The Old Town of Bratislava contains the small, but preserved medieval city center, Bratislava Castle and other important landmarks. Bratislava's Old Town is known for its many churches, a riverbank promenade and cultural institutions, it is also the location of most of the foreign states embassies and important Slovak institutions, the Summer Archbishop's Palace, seat of the Government of Slovakia and Grassalkovich Palace, seat of the President of Slovakia.
The eastern section is the historical and administrative center. Notable buildings and spaces include the Grassalkovich Palace, Trinity Church, Bratislava's Town Hall, St. Martin's Cathedral, Michael's Gate, the Primate's Palace, the Slovak National Theatre, the Main Square and Zochova Street from the 14th century and many other old churches and palaces. There are still some remnants of the medieval Bratislava city walls, although not open to the public for the time being.
St. Michael's Tower is one of essential symbols of Bratislava. Only the gate on St. Michael's Tower has been preserved out of the original four gates that were gateways for entering the fortified medieval city. Currentlyan exhibition of weaponry and city fortifications of the Bratislava City Museum is on display in the tower. A view of the entire rest of Michalská ulica street, which is one of the oldest in the city, opens up from St. Michael's Gate.
Zichy's Palace with its elegant, strictly Classicist-style facade draws the visitor's interest at the corner of Ventúrska and Prepoštská Streets. It was built in approximately 1775 at the behest of Count Francis Zichy. The palace was refurbished in the 1980's and now it hosts all kinds of ceremonies and celebrations. A Baroque-style Pállfy's Palace (house No. 10), which was rebuilt from an old house in 1747, is located at the corner of Ventúrska and Zelená Streets. A memorial plaque on the Pállfy's Palace facade on Ventúrska Street brings attention to the fact that the six-year old child prodigy, worldwide known as Wolfgang Amadeus Mozart (1756-1791), probably performed a concert in the palace.
A parish church is a landmark of every Christian city. This is no doubt the case with St. Martin's Cathedral – the largest, oldest and most remarkable church in Bratislava from the 14th century. St. Martin's Cathedral was a coronation church between 1563 and 1830.
The crossroads of the Fisherman's Gate and Panská and Laurinská Streets is one of the Old Town's liveliest places. People like to stop here to listen to tunes played by street musicians. Tourists are bound to make a picture with the statue of Čumil in what is an almost ceremonial photo session. The Fisherman's Gate is a short street in Bratislava's historic centre. Next to House No. 1 on Fisherman's Gate Street is a statue of a man in real size, who is holding a hat in his hand. The man looks like he is saying hello to somebody he knows coming out of a nearby entrance. Unlike the nearby Čumil, this sculpture, which shines in the silver colour, represents a real Bratislava local, whom everybody has called Schöner Nazi.References:
The Holy Trinity Column in Olomouc is a Baroque monument built in 1716–1754 in honour of God. The main purpose was a spectacular celebration of Catholic Church and faith, partly caused by feeling of gratitude for ending a plague, which struck Moravia between 1713 and 1715. The column was also understood to be an expression of local patriotism, since all artists and master craftsmen working on this monument were Olomouc citizens, and almost all depicted saints were connected with the city of Olomouc in some way. The column is the biggest Baroque sculptural group in the Czech Republic. In 2000 it was inscribed on the UNESCO World Heritage Sites list.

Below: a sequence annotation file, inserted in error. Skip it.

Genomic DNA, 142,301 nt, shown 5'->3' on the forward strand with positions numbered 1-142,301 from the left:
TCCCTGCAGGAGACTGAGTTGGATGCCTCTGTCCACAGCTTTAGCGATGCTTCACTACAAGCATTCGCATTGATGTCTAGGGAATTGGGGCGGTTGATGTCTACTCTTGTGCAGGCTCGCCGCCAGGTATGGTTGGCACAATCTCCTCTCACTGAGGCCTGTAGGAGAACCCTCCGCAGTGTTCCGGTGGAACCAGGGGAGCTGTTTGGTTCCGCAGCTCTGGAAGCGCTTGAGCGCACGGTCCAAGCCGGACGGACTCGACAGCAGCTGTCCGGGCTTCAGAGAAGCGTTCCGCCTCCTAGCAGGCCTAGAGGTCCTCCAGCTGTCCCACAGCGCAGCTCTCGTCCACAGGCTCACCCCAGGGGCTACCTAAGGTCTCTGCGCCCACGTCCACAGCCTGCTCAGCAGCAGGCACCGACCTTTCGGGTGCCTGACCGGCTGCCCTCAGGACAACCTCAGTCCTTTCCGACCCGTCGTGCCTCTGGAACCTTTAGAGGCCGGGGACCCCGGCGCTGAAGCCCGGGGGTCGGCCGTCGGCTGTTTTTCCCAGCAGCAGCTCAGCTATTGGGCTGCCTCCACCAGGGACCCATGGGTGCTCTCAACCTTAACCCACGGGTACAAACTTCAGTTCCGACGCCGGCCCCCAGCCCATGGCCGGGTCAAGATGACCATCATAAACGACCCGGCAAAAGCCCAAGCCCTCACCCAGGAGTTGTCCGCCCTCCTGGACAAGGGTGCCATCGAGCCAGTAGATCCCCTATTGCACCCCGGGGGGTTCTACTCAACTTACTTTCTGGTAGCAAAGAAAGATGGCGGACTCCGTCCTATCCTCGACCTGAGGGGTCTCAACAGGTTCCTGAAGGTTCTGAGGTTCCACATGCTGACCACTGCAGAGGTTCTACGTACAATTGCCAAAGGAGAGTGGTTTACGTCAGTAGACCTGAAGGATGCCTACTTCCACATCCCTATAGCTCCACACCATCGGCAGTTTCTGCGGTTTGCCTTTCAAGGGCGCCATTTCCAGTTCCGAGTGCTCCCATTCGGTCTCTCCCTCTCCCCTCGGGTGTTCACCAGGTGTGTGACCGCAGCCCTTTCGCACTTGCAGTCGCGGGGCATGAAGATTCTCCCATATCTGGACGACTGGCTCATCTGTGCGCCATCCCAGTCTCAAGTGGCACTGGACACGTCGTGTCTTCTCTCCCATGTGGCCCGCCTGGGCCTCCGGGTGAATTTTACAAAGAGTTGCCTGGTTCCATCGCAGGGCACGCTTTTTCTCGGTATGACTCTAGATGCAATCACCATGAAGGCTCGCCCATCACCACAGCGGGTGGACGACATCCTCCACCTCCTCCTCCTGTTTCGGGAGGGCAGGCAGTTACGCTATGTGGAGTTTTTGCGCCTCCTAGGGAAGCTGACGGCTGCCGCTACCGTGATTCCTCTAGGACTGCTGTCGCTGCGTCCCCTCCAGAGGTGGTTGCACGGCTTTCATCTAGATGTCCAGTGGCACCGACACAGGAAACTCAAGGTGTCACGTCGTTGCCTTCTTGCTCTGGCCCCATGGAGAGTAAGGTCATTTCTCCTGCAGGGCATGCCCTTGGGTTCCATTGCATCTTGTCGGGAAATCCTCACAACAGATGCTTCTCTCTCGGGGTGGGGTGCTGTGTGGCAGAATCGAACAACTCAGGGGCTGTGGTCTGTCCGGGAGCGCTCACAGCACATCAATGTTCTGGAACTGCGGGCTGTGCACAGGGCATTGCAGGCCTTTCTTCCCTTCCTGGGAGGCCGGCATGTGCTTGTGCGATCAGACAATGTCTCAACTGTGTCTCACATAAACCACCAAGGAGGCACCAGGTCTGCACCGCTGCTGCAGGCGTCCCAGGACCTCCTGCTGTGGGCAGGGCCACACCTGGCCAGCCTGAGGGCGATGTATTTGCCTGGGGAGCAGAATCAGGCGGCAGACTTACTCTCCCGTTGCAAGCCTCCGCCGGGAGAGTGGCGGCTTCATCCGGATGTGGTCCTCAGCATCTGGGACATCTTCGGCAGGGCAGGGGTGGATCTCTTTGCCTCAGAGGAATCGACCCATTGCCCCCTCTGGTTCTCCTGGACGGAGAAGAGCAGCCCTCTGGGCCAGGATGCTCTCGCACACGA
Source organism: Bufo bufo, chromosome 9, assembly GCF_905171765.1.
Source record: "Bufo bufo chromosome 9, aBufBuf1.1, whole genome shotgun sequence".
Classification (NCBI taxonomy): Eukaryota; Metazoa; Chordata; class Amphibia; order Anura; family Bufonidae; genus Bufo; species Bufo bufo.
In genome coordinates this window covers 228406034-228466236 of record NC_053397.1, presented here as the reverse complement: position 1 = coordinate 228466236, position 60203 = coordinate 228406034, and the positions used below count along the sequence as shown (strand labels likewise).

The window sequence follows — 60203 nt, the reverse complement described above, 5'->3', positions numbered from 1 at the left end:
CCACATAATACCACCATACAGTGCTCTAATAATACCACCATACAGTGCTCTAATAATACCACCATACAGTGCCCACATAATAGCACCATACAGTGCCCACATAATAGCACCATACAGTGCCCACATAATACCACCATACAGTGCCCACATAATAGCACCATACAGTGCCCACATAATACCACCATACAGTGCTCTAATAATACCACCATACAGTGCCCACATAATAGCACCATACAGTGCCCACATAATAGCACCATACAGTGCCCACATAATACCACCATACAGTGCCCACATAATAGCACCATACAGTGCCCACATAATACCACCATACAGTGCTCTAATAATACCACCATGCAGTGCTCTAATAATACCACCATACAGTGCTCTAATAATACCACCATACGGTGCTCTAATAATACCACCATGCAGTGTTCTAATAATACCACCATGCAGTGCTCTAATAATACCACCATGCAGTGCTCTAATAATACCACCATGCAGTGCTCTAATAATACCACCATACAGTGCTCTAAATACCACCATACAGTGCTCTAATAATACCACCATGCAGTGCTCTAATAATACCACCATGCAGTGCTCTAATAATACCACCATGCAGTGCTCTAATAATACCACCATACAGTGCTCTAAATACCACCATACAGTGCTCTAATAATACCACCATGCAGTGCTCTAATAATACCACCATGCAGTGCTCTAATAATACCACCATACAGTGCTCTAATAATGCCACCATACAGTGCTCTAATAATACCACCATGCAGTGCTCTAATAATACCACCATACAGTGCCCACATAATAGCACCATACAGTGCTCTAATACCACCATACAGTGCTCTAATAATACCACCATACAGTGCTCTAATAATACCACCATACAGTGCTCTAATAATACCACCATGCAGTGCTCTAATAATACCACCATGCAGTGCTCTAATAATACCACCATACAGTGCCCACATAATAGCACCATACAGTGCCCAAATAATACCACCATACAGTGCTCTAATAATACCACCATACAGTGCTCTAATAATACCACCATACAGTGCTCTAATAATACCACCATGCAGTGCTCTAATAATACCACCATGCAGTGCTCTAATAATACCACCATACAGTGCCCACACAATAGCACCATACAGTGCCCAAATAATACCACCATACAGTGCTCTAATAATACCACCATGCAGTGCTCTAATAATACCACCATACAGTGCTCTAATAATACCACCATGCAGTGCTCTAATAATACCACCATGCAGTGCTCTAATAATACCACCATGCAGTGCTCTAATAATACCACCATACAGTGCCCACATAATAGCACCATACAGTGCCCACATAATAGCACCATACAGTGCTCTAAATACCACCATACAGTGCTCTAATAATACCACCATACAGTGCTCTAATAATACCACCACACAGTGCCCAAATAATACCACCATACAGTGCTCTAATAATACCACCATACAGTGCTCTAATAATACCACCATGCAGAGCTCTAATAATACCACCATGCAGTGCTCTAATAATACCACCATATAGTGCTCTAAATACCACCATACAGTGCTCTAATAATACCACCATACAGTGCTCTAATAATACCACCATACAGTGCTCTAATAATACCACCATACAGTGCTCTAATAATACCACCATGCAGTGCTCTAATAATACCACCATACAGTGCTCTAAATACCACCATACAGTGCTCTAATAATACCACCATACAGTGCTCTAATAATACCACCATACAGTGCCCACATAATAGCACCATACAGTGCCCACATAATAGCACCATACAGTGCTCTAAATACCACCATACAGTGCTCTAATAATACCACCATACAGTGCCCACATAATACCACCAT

The column is dominated by gilded copper sculptures of the Holy Trinity accompanied by the Archangel Gabriel on the top and the Assumption of the Virgin beneath it.
The base of the column, in three levels, is surrounded by 18 more stone sculptures of saints and 14 reliefs in elaborate cartouches. At the uppermost stage are saints connected with Jesus’ earth life – his mother’s parents St. Anne and St. Joachim, his foster-father St. Joseph, and St. John the Baptist, who was preparing his coming – who are accompanied by St. Lawrence and St. Jerome, saints to whom the chapel in the Olomouc town hall was dedicated. Three reliefs represent the Three theological virtues Faith, Hope, and Love.
Below them, the second stage is dedicated to Moravian saints St. Cyril and St. Methodius, who came to Great Moravia to spread Christianity in 863, St. Blaise, in whose name one of the main Olomouc churches is consecrated, and patrons of neighbouring Bohemia St. Adalbert of Prague and St. John of Nepomuk, whose following was very strong there as well.
In the lowest stage one can see the figures of an Austrian patron St. Maurice and a Bohemian patron St. Wenceslas, in whose names two important Olomouc churches were consecrated, another Austrian patron St. Florian, who was also viewed as a protector against various disasters, especially fire, St. John of Capistrano, who used to preach in Olomouc, St. Anthony of Padua, a member of the Franciscan Order, which owned an important monastery in Olomouc, and St. Aloysius Gonzaga, a patron of students. His sculpture showed that Olomouc was very proud of its university. Reliefs of all twelve apostles are placed among these sculptures.
The column also houses a small chapel inside with reliefs depicting Cain's offering from his crop, Abel's offering of firstlings of his flock, Noah's first burnt offering after the Flood, Abraham's offering of Isaac and of a lamb, and Jesus' death. The cities of Jerusalem and Olomouc can be seen in the background of the last mentioned relief.